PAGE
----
Oncology/Renal - inpatient
The inpatient oncology/renal nursing area includes 30 beds at Community Hospital North, with a nurse:patient ratio of one R.N./L.P.N. team to every six patients. Patient support partners (PSPs) also assist in a ratio of 10:1. Shifts include a combination of 8- and 12-hour shifts, with rotation every other weekend (8-hour) or every third weekend (12-hour).
Nurses in this inpatient area have the opportunity to learn about oncology (cancer), chemotherapy procedures and renal failure care. Patient populations served include elderly, hospice, renal and oncology (cancer) patients. Common patient diagnoses include pneumonia, congestive heart failure, diabetes, acute and chronic renal failure, deep vein thrombosis (DVT), and oncology concerns (tumors, etc.). Typical daily nursing activities in this area include assessments, medication passes, critical thinking, chemotherapy and direct care of patients.
Specialized equipment used in this area includes Stryker beds with built-in bed alarms, computers, bar code scanning technology for medical administartion, Pyxis®, team lift, IV pumps, PCA pumps, Dynamap blood pressure monitors, bladder scanners, AirPal, EasyStand standing frames, and Accu-Chek blood glucose monitoring products.
Nurses in this unit feel it is special because of the "supportive staff, specialized care of the chronically ill patients, and the blessing of assistance in hospice care." Nurses who stay in the oncology/renal area like the challenge of being busy and seeing something new every day. They treat each other with respect and hold one another to a higher standard of care.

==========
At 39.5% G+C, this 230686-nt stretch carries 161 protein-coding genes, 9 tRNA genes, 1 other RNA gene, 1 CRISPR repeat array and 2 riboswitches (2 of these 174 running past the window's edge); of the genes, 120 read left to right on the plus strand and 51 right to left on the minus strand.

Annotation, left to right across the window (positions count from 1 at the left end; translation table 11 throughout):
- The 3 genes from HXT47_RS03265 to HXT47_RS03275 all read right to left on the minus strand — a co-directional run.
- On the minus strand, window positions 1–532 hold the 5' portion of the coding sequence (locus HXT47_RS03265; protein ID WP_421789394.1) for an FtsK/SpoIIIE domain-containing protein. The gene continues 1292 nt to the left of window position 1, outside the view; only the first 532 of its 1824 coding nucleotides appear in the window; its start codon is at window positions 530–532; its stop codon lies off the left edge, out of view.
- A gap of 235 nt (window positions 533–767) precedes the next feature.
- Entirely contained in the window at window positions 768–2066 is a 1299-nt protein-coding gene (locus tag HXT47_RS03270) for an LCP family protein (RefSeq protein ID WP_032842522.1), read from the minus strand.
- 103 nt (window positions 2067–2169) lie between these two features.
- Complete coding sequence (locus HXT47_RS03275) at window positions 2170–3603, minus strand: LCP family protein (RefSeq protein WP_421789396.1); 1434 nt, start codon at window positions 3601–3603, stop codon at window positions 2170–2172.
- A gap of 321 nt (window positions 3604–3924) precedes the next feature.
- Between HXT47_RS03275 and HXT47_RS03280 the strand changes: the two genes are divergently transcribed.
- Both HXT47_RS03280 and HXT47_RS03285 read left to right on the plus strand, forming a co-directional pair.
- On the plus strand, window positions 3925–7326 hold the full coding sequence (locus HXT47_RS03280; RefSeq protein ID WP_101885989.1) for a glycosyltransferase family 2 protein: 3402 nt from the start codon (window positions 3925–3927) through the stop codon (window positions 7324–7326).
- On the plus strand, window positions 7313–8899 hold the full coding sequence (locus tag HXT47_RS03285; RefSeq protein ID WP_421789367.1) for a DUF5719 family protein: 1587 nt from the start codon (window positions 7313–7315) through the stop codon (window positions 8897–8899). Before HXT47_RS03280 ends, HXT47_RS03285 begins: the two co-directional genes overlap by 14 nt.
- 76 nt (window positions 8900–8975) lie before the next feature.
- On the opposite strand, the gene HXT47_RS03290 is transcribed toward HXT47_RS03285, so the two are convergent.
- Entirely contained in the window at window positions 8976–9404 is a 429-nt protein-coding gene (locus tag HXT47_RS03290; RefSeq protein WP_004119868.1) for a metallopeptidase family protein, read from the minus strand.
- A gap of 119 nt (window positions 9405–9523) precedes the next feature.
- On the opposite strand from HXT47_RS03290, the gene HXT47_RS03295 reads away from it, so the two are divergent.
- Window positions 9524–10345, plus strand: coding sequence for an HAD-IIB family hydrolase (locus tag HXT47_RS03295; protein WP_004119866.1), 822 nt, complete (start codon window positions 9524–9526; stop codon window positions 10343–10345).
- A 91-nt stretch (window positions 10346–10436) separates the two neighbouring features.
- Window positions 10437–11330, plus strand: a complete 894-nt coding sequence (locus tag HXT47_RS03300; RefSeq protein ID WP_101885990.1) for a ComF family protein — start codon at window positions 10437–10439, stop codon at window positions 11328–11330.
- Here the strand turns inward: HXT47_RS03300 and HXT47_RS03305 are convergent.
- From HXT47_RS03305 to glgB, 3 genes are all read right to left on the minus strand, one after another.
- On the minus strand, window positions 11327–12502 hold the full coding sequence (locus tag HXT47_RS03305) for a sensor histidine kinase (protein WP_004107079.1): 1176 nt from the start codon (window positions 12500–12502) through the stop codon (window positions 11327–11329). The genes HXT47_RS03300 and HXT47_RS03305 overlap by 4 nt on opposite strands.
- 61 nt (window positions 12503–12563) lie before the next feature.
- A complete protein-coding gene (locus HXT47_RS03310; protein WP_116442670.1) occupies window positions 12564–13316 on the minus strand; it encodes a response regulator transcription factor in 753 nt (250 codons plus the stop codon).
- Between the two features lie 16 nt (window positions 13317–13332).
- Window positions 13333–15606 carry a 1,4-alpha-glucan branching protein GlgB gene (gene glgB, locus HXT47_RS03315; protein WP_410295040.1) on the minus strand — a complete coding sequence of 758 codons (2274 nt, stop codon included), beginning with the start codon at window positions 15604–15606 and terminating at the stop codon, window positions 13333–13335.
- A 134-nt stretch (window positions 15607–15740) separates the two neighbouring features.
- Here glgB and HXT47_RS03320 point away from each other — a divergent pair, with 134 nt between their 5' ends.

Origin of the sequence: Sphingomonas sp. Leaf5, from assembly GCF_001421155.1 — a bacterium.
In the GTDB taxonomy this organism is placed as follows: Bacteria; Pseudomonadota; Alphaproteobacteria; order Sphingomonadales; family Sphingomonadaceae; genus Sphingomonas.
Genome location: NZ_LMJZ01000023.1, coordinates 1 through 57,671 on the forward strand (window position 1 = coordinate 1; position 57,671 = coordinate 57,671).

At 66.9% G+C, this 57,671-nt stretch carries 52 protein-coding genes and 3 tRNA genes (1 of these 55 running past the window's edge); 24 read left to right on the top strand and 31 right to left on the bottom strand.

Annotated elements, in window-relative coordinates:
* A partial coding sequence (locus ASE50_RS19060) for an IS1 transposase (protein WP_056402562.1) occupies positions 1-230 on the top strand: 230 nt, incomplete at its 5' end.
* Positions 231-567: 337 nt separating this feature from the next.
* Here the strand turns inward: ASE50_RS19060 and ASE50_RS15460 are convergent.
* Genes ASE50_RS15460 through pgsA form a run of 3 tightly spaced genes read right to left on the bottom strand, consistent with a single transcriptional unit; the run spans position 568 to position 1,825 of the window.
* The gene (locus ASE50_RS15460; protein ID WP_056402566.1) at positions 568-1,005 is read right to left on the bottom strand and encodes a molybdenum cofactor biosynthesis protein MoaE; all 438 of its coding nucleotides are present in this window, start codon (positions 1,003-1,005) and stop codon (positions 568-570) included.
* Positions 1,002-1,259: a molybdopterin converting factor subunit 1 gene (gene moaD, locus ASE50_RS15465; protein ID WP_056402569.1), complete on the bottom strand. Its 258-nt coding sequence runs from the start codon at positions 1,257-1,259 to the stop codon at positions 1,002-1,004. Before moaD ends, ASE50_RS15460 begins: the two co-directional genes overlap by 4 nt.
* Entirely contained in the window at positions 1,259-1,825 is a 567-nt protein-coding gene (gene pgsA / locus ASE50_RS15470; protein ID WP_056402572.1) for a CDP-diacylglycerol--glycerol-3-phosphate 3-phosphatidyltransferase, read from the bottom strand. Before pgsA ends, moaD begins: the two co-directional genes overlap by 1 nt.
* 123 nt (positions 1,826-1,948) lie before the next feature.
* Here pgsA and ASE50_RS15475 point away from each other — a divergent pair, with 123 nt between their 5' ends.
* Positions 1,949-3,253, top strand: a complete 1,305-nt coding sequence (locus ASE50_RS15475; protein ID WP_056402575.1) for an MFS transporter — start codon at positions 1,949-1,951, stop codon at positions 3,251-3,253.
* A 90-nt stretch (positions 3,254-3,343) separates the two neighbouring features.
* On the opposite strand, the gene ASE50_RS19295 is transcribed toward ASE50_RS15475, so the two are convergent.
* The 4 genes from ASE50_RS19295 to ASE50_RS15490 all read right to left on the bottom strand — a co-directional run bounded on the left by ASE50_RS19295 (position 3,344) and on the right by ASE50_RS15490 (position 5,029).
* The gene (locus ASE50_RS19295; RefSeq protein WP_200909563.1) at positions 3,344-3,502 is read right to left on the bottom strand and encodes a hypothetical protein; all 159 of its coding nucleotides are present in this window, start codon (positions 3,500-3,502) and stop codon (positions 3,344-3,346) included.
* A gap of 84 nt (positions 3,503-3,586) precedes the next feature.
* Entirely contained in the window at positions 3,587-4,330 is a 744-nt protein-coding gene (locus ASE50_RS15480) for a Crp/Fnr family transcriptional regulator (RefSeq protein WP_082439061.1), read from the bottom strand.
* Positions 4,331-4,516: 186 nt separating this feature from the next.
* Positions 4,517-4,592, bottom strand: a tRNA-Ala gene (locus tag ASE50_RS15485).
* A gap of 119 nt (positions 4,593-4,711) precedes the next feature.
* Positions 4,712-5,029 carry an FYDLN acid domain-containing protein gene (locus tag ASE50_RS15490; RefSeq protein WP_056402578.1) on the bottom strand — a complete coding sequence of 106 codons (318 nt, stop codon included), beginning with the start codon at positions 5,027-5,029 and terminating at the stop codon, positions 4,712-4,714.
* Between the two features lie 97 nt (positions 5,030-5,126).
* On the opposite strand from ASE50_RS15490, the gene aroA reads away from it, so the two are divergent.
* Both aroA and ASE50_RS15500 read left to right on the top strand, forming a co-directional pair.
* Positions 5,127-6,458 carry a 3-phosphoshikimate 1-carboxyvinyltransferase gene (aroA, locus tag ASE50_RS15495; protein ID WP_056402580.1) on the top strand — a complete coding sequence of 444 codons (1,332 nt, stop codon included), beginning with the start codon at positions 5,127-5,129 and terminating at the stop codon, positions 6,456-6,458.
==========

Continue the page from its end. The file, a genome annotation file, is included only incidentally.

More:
Outstanding nurses in this area care with their whole heart and are giving of themselves to the care of the patient and family members beyond what is expected. They are observant, intelligent critical thinkers, as well as very patient and understanding.
Exceptional patient experiences
"We threw a beach party for a leukemic patient who had a dream of getting to the beach. She never made it; our party was the closest she got. One of our managers even got her husband to come in and play keyboards. We made frozen virgin margaritas and piña coladas, provided a tropical scarf and outfit for the patient to wear, and had some of her favorite foods."
"Another time there was a patient who had his birthday in the hospital. He told his nurse that he and his wife usually celebrate their birthdays together (as hers was a few days away) at Red Lobster. We arranged a Red Lobster lunch to be brought in for him and his wife for their birthday celebration. It was complete with cheddar biscuits and Red Lobster even donated the meal."
"Without knowing the others were coming, five of us met at the funeral home of a patient who had fought cancer for nearly two years and lost her battle. The husband and daughter were so surprised to see us. We were introduced to all the family and friends as the angels that cared for Judy. We were hugged, patted on the back and thanked feverishly for our exceptional care of not only the patient, but also the family."